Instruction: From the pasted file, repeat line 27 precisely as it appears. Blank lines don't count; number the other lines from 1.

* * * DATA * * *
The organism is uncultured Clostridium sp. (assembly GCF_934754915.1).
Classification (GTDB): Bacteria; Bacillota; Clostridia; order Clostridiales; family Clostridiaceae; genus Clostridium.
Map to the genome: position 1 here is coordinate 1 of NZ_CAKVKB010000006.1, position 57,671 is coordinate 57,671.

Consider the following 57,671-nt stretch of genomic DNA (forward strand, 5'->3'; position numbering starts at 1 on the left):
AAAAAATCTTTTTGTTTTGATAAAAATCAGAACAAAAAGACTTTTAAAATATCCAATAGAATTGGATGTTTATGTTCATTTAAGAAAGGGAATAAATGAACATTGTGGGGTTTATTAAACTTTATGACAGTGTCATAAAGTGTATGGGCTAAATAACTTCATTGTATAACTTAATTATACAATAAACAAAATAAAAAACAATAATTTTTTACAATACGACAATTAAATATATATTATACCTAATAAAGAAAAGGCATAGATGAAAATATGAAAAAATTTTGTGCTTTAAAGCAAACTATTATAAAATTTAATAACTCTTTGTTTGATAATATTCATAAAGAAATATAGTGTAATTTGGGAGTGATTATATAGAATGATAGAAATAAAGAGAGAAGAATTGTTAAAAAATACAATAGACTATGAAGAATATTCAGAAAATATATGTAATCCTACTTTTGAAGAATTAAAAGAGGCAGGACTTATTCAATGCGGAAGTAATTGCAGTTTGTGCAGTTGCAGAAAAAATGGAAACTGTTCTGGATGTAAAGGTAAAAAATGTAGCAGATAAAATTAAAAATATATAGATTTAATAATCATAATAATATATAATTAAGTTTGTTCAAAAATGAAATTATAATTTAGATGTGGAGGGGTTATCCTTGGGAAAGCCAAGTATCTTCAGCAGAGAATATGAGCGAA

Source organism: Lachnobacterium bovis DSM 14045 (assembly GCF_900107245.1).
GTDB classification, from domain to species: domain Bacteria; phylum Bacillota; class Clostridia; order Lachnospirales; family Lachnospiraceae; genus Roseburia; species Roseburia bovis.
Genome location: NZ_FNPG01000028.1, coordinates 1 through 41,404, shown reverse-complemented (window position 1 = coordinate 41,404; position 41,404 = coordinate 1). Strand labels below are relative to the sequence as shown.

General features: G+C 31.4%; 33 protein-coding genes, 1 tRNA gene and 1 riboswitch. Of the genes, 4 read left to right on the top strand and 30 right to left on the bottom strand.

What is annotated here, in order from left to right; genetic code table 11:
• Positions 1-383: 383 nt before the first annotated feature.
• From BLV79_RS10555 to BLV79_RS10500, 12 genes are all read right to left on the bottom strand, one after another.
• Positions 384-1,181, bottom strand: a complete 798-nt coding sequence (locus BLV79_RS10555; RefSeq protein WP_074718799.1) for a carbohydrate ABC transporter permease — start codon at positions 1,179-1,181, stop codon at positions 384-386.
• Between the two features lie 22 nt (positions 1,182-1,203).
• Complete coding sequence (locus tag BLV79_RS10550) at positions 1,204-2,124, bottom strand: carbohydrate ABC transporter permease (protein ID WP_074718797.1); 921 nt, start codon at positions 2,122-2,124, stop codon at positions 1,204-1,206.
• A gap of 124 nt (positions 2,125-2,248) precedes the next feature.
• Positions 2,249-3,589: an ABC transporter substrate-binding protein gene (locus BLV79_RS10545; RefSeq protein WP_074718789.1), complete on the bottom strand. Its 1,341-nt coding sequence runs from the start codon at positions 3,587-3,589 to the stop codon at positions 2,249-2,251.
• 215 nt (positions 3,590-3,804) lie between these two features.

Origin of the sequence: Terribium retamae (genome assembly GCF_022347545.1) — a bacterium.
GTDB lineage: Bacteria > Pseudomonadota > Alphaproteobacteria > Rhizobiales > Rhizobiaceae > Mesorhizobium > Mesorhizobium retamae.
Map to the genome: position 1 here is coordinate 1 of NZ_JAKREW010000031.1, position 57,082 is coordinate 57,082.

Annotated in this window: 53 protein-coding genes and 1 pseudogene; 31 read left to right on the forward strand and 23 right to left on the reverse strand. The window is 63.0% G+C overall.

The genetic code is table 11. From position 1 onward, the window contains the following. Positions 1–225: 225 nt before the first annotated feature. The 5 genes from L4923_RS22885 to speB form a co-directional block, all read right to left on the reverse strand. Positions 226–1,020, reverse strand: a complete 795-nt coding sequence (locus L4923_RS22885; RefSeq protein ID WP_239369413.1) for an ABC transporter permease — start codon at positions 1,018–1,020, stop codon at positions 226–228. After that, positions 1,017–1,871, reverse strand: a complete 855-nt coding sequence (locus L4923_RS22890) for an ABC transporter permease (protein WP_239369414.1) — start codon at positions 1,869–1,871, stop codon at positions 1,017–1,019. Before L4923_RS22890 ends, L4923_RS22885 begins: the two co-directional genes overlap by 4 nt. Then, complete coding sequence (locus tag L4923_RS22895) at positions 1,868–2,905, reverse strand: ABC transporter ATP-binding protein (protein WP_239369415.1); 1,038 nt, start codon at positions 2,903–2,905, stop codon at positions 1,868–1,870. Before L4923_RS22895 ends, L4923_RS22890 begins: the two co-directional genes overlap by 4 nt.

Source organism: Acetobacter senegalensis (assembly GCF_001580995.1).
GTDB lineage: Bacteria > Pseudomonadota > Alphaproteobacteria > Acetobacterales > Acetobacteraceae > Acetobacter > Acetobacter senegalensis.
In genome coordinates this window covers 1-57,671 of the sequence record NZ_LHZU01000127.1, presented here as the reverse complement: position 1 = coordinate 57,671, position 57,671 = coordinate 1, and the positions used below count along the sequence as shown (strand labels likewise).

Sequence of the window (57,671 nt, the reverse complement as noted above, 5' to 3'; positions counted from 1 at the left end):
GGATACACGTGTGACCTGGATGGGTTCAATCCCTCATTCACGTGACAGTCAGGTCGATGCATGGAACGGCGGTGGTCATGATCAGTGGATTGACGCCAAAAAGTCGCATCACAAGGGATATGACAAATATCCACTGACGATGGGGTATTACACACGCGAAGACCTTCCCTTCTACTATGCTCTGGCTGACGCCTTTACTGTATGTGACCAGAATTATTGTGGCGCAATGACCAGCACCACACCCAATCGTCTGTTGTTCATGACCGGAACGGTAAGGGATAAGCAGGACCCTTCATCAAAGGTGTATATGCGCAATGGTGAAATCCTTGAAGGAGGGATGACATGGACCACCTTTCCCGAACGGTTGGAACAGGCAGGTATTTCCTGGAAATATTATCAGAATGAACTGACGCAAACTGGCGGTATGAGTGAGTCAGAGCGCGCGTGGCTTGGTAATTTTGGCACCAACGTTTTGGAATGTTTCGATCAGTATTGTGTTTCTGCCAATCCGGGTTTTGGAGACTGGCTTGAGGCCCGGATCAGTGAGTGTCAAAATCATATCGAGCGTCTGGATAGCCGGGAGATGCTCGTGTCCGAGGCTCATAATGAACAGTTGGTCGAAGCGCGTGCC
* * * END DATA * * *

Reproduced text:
Sequence of the window (57,671 nt, the reverse complement as noted above, 5' to 3'; positions counted from 1 at the left end):